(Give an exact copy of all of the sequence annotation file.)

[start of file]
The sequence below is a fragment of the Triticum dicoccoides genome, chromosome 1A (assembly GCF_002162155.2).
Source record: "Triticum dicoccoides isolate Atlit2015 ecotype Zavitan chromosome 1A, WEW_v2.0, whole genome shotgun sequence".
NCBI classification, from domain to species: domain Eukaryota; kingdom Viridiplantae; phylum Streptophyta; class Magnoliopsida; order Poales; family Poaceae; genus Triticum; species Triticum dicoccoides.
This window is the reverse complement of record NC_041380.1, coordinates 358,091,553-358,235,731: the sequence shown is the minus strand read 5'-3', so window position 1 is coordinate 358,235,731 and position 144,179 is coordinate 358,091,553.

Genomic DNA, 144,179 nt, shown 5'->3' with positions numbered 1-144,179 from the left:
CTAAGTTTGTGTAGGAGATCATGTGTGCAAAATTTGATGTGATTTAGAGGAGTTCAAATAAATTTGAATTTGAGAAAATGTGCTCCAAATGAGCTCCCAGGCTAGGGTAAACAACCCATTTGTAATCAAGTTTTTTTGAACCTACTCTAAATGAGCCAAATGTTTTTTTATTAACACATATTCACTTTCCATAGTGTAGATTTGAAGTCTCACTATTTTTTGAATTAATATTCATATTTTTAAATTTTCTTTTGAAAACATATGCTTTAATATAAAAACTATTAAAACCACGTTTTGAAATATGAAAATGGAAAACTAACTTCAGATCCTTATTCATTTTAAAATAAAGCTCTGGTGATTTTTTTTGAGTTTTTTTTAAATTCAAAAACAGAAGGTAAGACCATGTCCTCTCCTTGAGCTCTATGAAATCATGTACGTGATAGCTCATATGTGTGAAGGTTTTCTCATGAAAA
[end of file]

The sequence below is a fragment of the Triticum dicoccoides genome, chromosome 1A (assembly GCF_002162155.2).
Source record: "Triticum dicoccoides isolate Atlit2015 ecotype Zavitan chromosome 1A, WEW_v2.0, whole genome shotgun sequence".
NCBI classification, from domain to species: domain Eukaryota; kingdom Viridiplantae; phylum Streptophyta; class Magnoliopsida; order Poales; family Poaceae; genus Triticum; species Triticum dicoccoides.
This window is the reverse complement of record NC_041380.1, coordinates 358,091,553-358,235,731: the sequence shown is the minus strand read 5'-3', so window position 1 is coordinate 358,235,731 and position 144,179 is coordinate 358,091,553.

Genomic DNA, 144,179 nt, shown 5'->3' with positions numbered 1-144,179 from the left:
CTAAGTTTGTGTAGGAGATCATGTGTGCAAAATTTGATGTGATTTAGAGGAGTTCAAATAAATTTGAATTTGAGAAAATGTGCTCCAAATGAGCTCCCAGGCTAGGGTAAACAACCCATTTGTAATCAAGTTTTTTTGAACCTACTCTAAATGAGCCAAATGTTTTTTTATTAACACATATTCACTTTCCATAGTGTAGATTTGAAGTCTCACTATTTTTTGAATTAATATTCATATTTTTAAATTTTCTTTTGAAAACATATGCTTTAATATAAAAACTATTAAAACCACGTTTTGAAATATGAAAATGGAAAACTAACTTCAGATCCTTATTCATTTTAAAATAAAGCTCTGGTGATTTTTTTTGAGTTTTTTTTAAATTCAAAAACAGAAGGTAAGACCATGTCCTCTCCTTGAGCTCTATGAAATCATGTACGTGATAGCTCATATGTGTGAAGGTTTTCTCATGAAAA